A decade ago on January 28, 2002, The Global Fund was created in order to fight AIDS, Tuberculosis, and Malaria. The Global Fund is an international financing organization that was designated to raise and distribute money to combat these life-threatening diseases in developing countries.
According to an article from the Huffington Post, the Global Fund has provided 6.6 million people with life-saving antiretrovirals for AIDS, has prevented 4.1 million deaths from tuberculosis, and has decreased deaths of malaria by 25% in developing countries in the past ten years.
‘The UN Foundation has been proud to partner with Product (RED) to raise more than $57 million for the Global Fund, and with the United Methodist Church in its Imagine No Malaria campaign, as well as the Lutheran Church-Missouri Synod and Lutheran World Relief in their Lutheran Malaria Initiative, which could result in up to $41 million for the Global Fund.”
Wirth went on to say that by reconfirming our commitment to help those in need, we must support their efforts to treat people battling AIDS, tuberculosis, and malaria in the most affected areas of the world.
“Investing in the Global Fund is in the best interest of us all. It will help improve the lives of millions of people and help ensure global stability and progress” said Wirth.
While the Global Fund has helped millions of people over the last ten years, the Global Fund board has canceled the next round of funding and needs donors to step up because any set back in their progress could be detrimental to millions of lives.
Already, supporters from around the world have vowed to assist the Global Fund during their new grant period. According to the New York Times, on Thursday at the World Economic Forum in Davos, Switzerland, Bill Gates donated $750 million on behalf of the Bill and Melinda Gates Foundation. Even Japan, after a devastating year with the tsunami and earthquake, donated $800 million to the fund in efforts to challenge others donors to take a stand for a good cause.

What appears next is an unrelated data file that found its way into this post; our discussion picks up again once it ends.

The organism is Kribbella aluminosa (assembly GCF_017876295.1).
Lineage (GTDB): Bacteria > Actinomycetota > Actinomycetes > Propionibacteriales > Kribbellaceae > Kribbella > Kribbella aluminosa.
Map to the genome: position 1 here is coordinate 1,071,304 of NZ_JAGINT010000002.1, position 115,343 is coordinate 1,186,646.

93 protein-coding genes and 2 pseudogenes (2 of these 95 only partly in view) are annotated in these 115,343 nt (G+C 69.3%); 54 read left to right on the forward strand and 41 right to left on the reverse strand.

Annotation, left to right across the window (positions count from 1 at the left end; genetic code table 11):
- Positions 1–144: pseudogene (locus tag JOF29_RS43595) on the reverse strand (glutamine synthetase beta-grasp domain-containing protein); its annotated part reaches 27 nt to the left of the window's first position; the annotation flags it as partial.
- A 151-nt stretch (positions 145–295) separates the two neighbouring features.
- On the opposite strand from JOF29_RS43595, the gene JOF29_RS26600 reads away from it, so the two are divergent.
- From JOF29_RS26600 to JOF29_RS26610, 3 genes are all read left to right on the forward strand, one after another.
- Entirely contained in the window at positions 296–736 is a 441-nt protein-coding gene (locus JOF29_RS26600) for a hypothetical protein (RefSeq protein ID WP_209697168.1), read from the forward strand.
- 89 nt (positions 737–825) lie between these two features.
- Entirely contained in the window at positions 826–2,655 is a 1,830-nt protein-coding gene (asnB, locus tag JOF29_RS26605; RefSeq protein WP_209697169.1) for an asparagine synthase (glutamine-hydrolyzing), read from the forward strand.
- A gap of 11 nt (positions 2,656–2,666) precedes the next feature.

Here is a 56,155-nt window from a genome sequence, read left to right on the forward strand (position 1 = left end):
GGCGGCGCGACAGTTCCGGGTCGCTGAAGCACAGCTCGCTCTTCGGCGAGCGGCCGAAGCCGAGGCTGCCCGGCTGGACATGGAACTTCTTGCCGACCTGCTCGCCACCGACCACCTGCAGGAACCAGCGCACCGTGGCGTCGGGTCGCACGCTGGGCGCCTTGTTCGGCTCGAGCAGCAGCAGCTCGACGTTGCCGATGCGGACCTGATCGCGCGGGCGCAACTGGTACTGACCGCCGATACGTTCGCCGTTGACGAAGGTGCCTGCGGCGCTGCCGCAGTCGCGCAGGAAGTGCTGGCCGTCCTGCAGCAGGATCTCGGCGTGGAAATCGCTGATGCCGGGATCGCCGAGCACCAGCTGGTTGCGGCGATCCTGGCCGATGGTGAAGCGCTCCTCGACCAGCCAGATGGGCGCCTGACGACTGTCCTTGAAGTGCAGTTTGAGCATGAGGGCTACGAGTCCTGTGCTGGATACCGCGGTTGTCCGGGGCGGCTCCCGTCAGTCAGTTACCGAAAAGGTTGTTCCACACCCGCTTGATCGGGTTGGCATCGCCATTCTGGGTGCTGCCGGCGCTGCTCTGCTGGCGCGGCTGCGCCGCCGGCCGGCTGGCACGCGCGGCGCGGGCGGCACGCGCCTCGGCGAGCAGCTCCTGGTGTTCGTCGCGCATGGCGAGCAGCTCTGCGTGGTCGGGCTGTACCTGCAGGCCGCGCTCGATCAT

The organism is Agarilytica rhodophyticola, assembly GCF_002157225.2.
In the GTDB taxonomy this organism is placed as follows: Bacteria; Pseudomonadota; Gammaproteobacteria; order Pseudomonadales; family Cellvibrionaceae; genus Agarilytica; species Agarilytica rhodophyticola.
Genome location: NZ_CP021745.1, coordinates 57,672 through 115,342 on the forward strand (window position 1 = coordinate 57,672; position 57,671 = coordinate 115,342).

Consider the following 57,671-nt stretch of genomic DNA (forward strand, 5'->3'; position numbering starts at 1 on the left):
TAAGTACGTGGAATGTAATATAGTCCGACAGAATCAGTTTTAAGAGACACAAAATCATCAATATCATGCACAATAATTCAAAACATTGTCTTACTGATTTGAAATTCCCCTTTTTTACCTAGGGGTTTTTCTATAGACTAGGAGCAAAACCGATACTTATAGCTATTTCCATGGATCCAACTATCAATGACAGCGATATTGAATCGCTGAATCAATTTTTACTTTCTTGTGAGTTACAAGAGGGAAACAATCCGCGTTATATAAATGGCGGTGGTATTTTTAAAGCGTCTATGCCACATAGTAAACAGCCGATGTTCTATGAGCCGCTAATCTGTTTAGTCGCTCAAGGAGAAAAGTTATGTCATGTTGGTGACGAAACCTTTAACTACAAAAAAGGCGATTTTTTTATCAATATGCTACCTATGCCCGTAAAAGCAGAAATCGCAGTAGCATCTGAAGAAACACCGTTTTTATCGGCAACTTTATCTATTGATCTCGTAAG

Get motivated to do what you can to make an impact on these absolutely preventable diseases by watching the video below and share with us some of the ideas you have in our comments section.
If you have not been aware, now you know that April 25th is World Malaria Day! It is a day to commemorate global efforts to control malaria, examining the progress that has been made toward malaria elimination and to renew efforts toward achieving the target of zero malaria deaths by 2015.
Malaria is a mosquito-borne disease widespread in tropical and subtropical regions including much of Sub-Saharan Africa, Asia and the Americas. The disease causes symptoms that typically include fever and headache, in severe cases progressing to coma, and even death.
Malaria transmission can be reduced by preventing mosquito bites by distribution of inexpensive mosquito nets and insect repellents, or by mosquito-control measures such as spraying insecticides inside houses and draining standing water where mosquitoes lay their eggs.
However, hundreds of thousands of people are still contracting malaria and many of these people are unable to access appropriate and timely, treatment.
All over sub-Saharan Africa, already struggling economies are being battered by the economic burden of the disease, which is estimated to cost Africa $12 billion a year. Malaria remains a leading cause of preventing children to attend schools and work absence putting tremendous pressure on household incomes. In addition, weak health systems are over-burdened by the relentless demand for care and medication.
Reducing the impact of malaria is key to the achievement of the Millennium Development Goals, which are geared towards not only combating the disease itself, but the improvement of women’s and children’s rights to health, access to education and the reduction of extreme poverty.
Photo by Maggie Hallahan/Sumitomo Chemical
World Malaria Day gives us a chance to make a difference.
Help end malaria by 2015! There are many ways you can help to reduce deaths caused by malaria. Donate mosquito nets by visiting NothingButNets.net or find out other ways to get involved at worldmalariaday.org.
Also, check out couple of events hosted by Harvard about Malaria:
Rethinking Malaria: From the Gene to the Globe
A Seminar in Recognition of World Malaria Day 2011
- When: Tuesday, April 26, 12:00 – 2:00pm
- Where: Harvard School of Public Health, Francois Xavier Bagnoud Building, Room 301
- Talks by
- Sangeeta Bhatia, PhD,Professor of Health Sciences & Technology and Professor of Electrical Engineering and Computer Science, MIT
- Caroline Buckee, PhD,Assistant Professor of Epidemiology, Department of Epidemiology, Harvard School of Public Health
- Günther Fink, PhD, Assistant Professor of International Health Economics, Department of Global Health and Population, Harvard School of Public Health
- Sponsored by the Department of Immunology and Infectious Diseases, Department of Epidemiology and Department of Global Health and Population at the Harvard School of Public Health
- Lunch will be served – Space is limited – Open to the Harvard community
A Harvard Student Benefit Concert in Commemoration of World Malaria Day
- When: Wednesday, May 4, 8:00 – 10:30pm
- Where: Oberon, 2 Arrow Street, Cambridge
- Sponsored by the Harvard Malaria Initiative
- For tickets visit www.cluboberon.com
Help us work today to achieve a malaria-free world tomorrow!